Overall implant survival rate in oral cancer patients was 90.2% in this study, which is consistent with published data [12, 30,31,32,33,34,35,36]. Thus, dental implants are a safe method to achieve oral rehabilitation in patients with a history of oral cancer although several factors may influence long-term survival. In our study, irradiation had no significant influence on implant survival. In the literature were controversial results published on this topic. A meta-analysis of the literature of the years 2007 to 2013 showed no statistically significant difference in implant survival between non-irradiated native bone and irradiated native bone. In contrast, meta-analysis of the literature of the years 1990–2006 showed a significant difference in implant survival between non-irradiated and irradiated patients with a higher implant survival in the non-irradiated bone [8]. Nobrega et al. included 40 studies with 2220 participants and 9231 dental implants in their systematic review [37]. The survival rates of the studies showed a survival rate of 84.3% for implants inserted in irradiated bone tissue. The meta-analysis revealed statistically significant differences between success rates of implants placed in irradiated areas and those of implants placed in non-irradiated areas. Koudougou et al. investigated the outcomes of implants placed during ablative surgery in patients with head and neck cancer who underwent postoperative radiotherapy [38]. Implants inserted after radiation therapy and implants placed in reconstructed jaws were excluded in this review. The survival rate with postimplantation radiotherapy was 89.6% versus 98.6% in patients with no additional radiation. The overall success of implant-retained overdenture in patients with radiotherapy performed postimplantation was 67.4% versus 93.1% in patients with implant surgery that was carried out 1 year after the completion of radiation therapy. Five cases of osteoradionecrosis of the jaw were described. The authors concluded, that the outcomes for implant survival rates seem to be positive for irradiated implants. In conclusion, dental implants installed in the irradiated jaw show high survival rates, but strict monitoring is needed to prevent complications, thereby reducing possible failures.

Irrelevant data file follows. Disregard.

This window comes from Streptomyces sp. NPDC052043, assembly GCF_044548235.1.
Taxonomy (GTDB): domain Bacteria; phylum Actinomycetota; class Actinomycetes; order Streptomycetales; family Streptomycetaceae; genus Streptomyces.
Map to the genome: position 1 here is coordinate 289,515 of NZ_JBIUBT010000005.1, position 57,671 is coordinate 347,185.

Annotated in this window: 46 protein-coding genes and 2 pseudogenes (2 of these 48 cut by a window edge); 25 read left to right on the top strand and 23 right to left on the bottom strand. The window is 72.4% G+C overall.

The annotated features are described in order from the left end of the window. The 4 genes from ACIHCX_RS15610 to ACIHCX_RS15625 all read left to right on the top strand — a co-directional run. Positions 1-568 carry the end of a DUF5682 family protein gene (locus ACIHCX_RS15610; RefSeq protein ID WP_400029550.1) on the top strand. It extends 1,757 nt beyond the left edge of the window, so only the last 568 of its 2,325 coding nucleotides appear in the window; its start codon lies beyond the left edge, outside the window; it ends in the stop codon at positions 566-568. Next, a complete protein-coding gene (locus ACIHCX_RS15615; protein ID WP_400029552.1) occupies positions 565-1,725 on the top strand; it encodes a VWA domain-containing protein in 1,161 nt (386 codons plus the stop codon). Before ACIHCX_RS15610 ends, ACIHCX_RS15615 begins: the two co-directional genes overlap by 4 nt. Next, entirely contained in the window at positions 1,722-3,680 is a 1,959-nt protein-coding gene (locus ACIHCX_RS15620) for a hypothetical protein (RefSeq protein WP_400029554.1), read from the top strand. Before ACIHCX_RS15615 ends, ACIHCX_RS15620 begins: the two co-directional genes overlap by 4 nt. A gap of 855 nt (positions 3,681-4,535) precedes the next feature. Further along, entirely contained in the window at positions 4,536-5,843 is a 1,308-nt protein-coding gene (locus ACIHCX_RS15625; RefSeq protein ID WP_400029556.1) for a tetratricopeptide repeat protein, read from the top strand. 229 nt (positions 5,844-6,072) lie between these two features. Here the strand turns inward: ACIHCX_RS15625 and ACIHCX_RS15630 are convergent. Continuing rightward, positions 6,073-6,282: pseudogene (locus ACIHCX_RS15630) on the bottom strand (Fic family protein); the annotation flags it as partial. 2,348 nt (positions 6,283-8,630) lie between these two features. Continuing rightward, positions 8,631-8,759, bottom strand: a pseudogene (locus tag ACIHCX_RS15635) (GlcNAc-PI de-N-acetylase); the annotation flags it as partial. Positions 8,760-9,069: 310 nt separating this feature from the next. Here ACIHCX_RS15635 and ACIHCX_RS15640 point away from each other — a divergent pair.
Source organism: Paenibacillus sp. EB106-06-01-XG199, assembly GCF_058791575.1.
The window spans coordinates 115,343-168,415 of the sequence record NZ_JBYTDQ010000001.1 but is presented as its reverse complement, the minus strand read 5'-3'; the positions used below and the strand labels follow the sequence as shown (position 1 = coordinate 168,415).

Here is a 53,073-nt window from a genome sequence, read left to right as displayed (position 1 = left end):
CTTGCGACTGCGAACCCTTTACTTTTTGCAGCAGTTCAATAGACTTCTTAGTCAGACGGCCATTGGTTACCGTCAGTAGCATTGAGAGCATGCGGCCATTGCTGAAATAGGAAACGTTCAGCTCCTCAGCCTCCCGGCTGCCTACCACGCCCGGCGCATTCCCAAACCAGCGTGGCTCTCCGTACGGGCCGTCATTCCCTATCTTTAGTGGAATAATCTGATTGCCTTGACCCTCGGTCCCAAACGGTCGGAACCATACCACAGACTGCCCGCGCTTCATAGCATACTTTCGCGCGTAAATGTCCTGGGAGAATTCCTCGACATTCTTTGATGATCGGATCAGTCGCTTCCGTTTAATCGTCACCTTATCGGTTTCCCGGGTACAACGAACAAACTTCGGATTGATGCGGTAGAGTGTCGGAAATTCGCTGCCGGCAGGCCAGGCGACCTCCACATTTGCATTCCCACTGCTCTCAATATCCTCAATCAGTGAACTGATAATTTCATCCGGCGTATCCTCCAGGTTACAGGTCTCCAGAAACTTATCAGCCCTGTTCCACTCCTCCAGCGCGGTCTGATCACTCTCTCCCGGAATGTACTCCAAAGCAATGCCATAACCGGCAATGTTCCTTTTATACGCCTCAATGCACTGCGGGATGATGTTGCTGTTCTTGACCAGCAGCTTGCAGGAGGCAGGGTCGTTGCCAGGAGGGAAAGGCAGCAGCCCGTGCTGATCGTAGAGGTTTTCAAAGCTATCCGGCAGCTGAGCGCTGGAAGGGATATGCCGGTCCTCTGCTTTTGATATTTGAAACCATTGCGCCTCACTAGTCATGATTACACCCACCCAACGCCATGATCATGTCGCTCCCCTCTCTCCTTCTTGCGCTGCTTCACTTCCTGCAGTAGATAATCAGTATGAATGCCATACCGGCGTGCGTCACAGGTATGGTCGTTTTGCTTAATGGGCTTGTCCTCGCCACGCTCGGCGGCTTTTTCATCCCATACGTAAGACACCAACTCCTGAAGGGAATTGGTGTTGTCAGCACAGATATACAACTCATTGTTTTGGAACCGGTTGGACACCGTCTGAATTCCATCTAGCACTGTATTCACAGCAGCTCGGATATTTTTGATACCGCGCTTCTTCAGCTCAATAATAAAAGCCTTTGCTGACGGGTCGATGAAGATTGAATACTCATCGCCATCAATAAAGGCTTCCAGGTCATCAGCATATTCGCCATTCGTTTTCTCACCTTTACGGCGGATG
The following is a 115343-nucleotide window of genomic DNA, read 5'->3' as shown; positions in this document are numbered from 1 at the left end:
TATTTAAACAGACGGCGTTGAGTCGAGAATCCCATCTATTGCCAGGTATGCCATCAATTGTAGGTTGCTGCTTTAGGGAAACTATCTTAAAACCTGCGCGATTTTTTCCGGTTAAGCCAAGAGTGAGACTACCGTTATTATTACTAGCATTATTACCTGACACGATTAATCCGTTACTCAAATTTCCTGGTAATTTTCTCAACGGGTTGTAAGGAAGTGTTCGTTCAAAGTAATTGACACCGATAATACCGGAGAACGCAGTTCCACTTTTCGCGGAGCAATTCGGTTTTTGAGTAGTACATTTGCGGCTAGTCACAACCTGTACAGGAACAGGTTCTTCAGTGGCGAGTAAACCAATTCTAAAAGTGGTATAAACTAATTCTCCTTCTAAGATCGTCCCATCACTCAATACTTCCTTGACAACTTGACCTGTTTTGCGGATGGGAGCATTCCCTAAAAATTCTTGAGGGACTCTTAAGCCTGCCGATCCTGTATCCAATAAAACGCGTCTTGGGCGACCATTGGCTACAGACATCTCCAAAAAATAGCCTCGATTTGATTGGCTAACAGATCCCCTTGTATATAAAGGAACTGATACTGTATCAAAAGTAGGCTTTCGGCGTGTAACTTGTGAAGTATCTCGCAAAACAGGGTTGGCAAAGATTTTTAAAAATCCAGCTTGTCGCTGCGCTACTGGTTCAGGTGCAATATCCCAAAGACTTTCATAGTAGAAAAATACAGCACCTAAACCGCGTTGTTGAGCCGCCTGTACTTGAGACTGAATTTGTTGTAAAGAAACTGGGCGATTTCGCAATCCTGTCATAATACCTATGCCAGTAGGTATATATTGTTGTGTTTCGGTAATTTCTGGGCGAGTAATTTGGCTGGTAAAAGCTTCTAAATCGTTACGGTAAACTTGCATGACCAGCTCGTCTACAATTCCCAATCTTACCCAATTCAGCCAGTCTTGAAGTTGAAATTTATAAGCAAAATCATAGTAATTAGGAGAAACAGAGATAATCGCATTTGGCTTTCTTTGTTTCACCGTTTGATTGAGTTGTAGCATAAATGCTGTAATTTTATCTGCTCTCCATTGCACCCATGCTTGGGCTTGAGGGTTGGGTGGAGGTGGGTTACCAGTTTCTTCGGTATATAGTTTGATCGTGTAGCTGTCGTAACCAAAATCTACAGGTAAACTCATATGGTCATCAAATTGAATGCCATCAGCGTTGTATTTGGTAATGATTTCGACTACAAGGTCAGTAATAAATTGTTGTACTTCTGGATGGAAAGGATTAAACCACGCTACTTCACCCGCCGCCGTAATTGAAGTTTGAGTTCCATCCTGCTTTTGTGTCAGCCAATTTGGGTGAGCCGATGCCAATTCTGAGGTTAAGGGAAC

Concerning the implantation timepoint in oral cancer patients the cumulative survival rate in our study was 89.5% for secondary placed dental implants after completing tumor therapy and 92.5% for dental implants inserted during tumor therapy. Therefore, the results of this work lead to the conclusion that primary implantation during tumor resection has a comparatively positive prognosis compared to secondary implantation. Regarding the literature, there is little consensus on the optimal time interval between tumor therapy, especially radiation, and implantation. Colella et al. found no difference regarding implant pre- and post-radiotherapy [22], whereas Granström et al. suggest to perform dental implantation procedure 6–18 months after radiation [39]. Sammartino et al. indicated that a time greater than 12 months as interval between last irradiation and implant placement seems not to promote better clinical results [40]. A meta-analysis by Claudy et al. showed that placing implants in bone within a period shorter than 12 months after radiotherapy may result in a higher risk of failure [41]. The authors therefore suggested that a waiting period of 12 months may reduce the risk of dental implant failure. In a recent review, a literature search for studies dealing with primary and/or secondary implant placement was performed [9]. The primary outcome was 5-year implant survival. Both primary and secondary implant placement indicated promising overall implant survival ratios with a higher pooled 5-year implant survival rate for primary implant placement than secondary placed implants. Primary implant placement was linked to earlier prosthetic rehabilitation after tumor surgery. The authors concluded that patients with oral cancer greatly benefit from, preferably primary placed, dental implants in their prosthetic rehabilitation.

In our study, a significant influence of the implant site (native bone vs. augmented bone) and radiation therapy (non-irradiated bone vs. irradiated bone) on long-term survival was seen. In this context, implant survival rate in native and non-irradiated bone was surprisingly lower than survival rate in native and irradiated bone. This could be explained due to a more conservative approach perioperatively for example with longer submerged healing times. In our results, implants in irradiated and augmented bone showed the lowest implant survival rates. These findings are confirmed in the international literature. A meta-analysis of 8 studies showed higher implant survival in the irradiated native bone compared to the irradiated grafted bone [8]. In a further recent meta-analysis, dental implant survival in patients undergoing vascularized maxillary or mandibular reconstruction was analyzed through a systematic review of the literature [42]. Weighted implant survival was 92.2% with a median follow-up of 36 months. Dental implants without radiotherapy exposure showed better survival rates than those exposed to radiation. Meta-analyses indicated that radiation significantly increased the risk of implant failure. Implants placed before radiotherapy trended toward better survival. The authors concluded that radiotherapy in patients undergoing vascularized maxillary or mandibular reconstruction adversely impacted dental implant outcomes and that implants placed before radiotherapy may demonstrate superior survival than implants placed after. The lower implant survival in the augmented bone may be explained by differences in bone quality, bone volume, and revascularization compared to the native bone. Therefore, implant placement in native bone should be preferred in irradiated patients.